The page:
I love meeting new people, hearing about their lives, lessons they've learned, places they've travelled, etc. Not only does it add to my catalogue of characters, but also it allows me to see how other people deal with their lives and perhaps give me an alternative perspective on my own. Or in this case, how they avoid dealing with their lives.
For those of you who didn't know, I was living, or rather dying a slow and painful death, in the weirdest, most disgusting house I have ever been in. If you remember, I was cast only 4 days before I was required on set for the show. This gave me very little time to find an adequate, and within my budget, place to live.
I had to settle with the first option that Kijiji offered me, and settle I did.
I began living with an elderly gentleman, whose wife died about 4 years ago, and a boarder who was essentially the blond version of Lurch from The Addams Family. The wife had clearly been responsible for maintaining the house; I honestly don't think anything has been moved since her death, except for the gym equipment into the living room and the spices from the cupboards onto the deck...
Now when I decided (had no choice) to move into this place, I thought, "This will be an adventure!" I gave the residents, of this rather sad home, the benefit of the doubt and thought, "We will become best friends by cleaning the house together!"
Well, I had been there for almost 2 months and neither the older man nor the roommate made any attempt to get to know me, or show any interest in speaking to me about their lives. Instead, they griped about me using the toilet paper or forgetting my keys. One day I was denied entrance into the house until I promised to not forget them ever again.
Now, from these pictures, I want you to visualize what the rest of the house looked like.
Got an image? Now picture 3 times worse.
Essentially, I managed to touch as little as possible by not leaving my room or cooking anything. I was afraid I might contract some disease from an unmoved towel, or the hair covered utensils.
I won't even get into the bug situation.
Interestingly enough, Lurch's room was meticulous. Like, serial killer clean. The strangest part of his room was that he kept 3 pictures of people (probably victims), in frames on his bed. Not on his dresser, but sitting ON HIS BED! He didn't work, had barely any belongings and just watched TV endlessly. Occasionally he would walk the older man's ancient dog, clearly blind, due to it's massive cataracts, and for some reason always looked wet.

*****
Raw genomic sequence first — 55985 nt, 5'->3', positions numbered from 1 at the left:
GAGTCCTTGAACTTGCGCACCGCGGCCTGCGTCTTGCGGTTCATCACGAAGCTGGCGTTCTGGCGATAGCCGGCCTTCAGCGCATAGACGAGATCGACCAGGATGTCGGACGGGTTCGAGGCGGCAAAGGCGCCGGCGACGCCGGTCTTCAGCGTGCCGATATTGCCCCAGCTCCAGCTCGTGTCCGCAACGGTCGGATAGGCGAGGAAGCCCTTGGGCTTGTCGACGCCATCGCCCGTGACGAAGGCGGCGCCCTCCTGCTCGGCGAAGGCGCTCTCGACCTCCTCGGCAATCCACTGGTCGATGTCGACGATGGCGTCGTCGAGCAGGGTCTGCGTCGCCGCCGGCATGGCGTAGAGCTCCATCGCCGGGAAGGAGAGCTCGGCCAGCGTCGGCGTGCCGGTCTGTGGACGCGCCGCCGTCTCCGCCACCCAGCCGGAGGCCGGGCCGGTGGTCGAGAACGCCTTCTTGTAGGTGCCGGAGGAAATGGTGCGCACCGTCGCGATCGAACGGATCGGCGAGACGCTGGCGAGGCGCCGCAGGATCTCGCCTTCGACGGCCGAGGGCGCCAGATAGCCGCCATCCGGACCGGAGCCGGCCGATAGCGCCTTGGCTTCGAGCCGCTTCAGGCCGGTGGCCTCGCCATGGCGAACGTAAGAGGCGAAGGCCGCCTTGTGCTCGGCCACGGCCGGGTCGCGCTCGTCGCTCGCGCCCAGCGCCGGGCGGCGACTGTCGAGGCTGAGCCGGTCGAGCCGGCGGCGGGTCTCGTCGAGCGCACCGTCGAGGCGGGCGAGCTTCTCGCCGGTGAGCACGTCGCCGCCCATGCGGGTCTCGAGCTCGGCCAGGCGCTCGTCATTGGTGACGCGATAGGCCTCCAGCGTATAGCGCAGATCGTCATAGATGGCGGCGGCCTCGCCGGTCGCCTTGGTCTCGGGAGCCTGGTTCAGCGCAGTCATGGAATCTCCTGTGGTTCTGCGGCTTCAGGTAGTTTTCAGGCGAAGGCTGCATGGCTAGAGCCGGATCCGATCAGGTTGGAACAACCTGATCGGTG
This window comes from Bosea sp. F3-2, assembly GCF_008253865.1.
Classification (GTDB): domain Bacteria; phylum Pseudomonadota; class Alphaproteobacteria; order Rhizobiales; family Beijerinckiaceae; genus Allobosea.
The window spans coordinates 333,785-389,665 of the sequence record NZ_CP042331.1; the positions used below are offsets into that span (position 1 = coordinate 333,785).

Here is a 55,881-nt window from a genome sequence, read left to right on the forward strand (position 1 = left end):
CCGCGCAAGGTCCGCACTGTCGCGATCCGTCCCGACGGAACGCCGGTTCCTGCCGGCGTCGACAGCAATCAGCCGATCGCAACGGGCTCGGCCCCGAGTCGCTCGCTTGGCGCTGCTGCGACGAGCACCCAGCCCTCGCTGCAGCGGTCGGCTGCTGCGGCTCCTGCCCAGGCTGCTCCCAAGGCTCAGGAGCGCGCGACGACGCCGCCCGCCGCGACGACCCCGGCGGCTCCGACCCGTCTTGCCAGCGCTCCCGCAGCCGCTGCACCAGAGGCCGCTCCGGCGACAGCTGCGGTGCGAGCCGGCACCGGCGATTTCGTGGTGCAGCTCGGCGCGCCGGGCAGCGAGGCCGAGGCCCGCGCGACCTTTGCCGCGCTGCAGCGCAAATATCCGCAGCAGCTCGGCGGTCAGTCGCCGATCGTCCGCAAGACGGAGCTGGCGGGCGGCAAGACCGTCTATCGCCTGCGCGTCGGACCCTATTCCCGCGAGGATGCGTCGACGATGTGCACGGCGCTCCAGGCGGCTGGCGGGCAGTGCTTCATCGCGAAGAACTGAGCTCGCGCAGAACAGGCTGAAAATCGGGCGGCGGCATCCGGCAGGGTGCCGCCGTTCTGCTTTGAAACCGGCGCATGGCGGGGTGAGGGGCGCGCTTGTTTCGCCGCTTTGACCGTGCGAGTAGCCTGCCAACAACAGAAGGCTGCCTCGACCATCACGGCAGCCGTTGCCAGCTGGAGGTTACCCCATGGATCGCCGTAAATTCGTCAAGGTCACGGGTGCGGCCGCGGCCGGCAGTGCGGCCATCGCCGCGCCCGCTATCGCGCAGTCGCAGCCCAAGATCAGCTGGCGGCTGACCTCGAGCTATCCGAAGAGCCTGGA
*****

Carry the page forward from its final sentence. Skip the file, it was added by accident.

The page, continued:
Did I mention that there was a deep pit in the back yard...?
This setting for Stephen King's newest novel was where I spent my downtime: close to the set, in a town 60km outside of Vancouver and a 15 minute drive away from people who knew how to engage with one another. I had no car, and it took about 2 hours to bus into the city. I started to go insane, especially on my days off. The older man was always working on something late into the night, other than cleaning his house or getting rid of the copious amount of junk. He consistently found something to complain about, whether it was the 8 vehicles sitting in his driveway that no longer worked...
Or the perpetually drenched dog's endless whining. Basically, it was awful and I regret not moving out sooner, it was nothing short of an irritating and disgusting experience. It wasn't until last week that I realized how much this space was affecting my psyche. It was deeply effecting my work and diet, or lack thereof, while making me dread coming "home" after shooting.
With any job, one needs a place of refuge, where one can unwind, relax and prepare for the next day. Living here, in this pre-Hoarder candidate's home, I was walking on egg shells, literally and figuratively, while trying not to use the toilet paper excessively for fear of dirty looks and unnecessary aggression over needing to wipe my butt. Needless to say, I finally moved out. I'm now staying with a lovely family who is clean, wholesome, normal and made me steak on my first night with them; substantially better, and much healthier for my mind.
As Darren Hardy says, "Garbage in, garbage out."
I'm learning to take responsibility for my needs: what I need in order for me to do the best job I can. To bring the best version of myself to set. To fuel my body the way it deserves. This experience has taught me to put my well being first, an obvious one, but in the process of me not wanting to cause preemptive waves I sacrificed my health. Something that should never be on the sacrificial slab.